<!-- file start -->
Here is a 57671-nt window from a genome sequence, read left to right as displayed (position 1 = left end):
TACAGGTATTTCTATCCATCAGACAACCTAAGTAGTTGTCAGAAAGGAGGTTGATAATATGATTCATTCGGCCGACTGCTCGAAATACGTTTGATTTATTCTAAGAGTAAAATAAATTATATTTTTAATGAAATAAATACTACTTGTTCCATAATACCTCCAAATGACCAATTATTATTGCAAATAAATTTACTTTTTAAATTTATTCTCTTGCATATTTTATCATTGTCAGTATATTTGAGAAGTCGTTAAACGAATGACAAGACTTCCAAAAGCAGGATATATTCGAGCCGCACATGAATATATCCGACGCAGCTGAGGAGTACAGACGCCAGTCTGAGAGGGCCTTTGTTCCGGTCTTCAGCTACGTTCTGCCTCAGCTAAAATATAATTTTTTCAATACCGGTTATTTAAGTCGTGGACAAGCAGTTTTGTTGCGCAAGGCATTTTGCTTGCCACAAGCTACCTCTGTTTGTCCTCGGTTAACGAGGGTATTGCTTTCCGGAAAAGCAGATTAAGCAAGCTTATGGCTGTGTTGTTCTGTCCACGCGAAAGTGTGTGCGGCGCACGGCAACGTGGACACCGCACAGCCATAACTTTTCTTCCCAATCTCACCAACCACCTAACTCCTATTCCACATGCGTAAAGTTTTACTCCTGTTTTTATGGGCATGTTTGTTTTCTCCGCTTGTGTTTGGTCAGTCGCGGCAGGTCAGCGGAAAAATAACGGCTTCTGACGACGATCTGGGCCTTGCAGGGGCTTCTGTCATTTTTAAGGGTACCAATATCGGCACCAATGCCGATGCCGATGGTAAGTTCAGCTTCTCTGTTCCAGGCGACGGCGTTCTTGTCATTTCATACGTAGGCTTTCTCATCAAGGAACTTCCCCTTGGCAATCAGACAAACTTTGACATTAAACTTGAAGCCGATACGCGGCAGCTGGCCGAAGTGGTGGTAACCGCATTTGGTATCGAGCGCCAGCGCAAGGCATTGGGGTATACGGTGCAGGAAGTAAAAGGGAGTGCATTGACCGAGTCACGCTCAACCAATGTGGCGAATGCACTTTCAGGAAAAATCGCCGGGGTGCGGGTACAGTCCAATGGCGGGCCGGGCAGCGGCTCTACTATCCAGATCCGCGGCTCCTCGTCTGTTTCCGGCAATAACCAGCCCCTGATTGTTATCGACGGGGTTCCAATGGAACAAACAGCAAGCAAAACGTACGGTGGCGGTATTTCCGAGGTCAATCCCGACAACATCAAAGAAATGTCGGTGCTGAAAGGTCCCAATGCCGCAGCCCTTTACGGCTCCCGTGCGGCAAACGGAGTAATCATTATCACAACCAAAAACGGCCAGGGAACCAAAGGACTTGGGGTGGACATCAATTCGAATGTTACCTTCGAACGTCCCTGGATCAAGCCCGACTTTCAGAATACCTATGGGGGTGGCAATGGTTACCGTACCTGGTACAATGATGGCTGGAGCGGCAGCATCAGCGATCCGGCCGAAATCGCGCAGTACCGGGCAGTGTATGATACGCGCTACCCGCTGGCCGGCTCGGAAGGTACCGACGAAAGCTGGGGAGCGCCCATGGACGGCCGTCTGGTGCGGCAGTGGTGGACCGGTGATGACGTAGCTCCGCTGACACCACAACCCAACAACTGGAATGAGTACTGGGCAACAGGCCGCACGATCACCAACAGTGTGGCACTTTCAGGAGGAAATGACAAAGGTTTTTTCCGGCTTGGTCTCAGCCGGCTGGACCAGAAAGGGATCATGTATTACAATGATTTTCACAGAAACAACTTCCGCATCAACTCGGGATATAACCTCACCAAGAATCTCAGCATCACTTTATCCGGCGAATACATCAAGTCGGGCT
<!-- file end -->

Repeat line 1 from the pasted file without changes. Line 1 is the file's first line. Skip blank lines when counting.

Here is a 57671-nt window from a genome sequence, read left to right as displayed (position 1 = left end):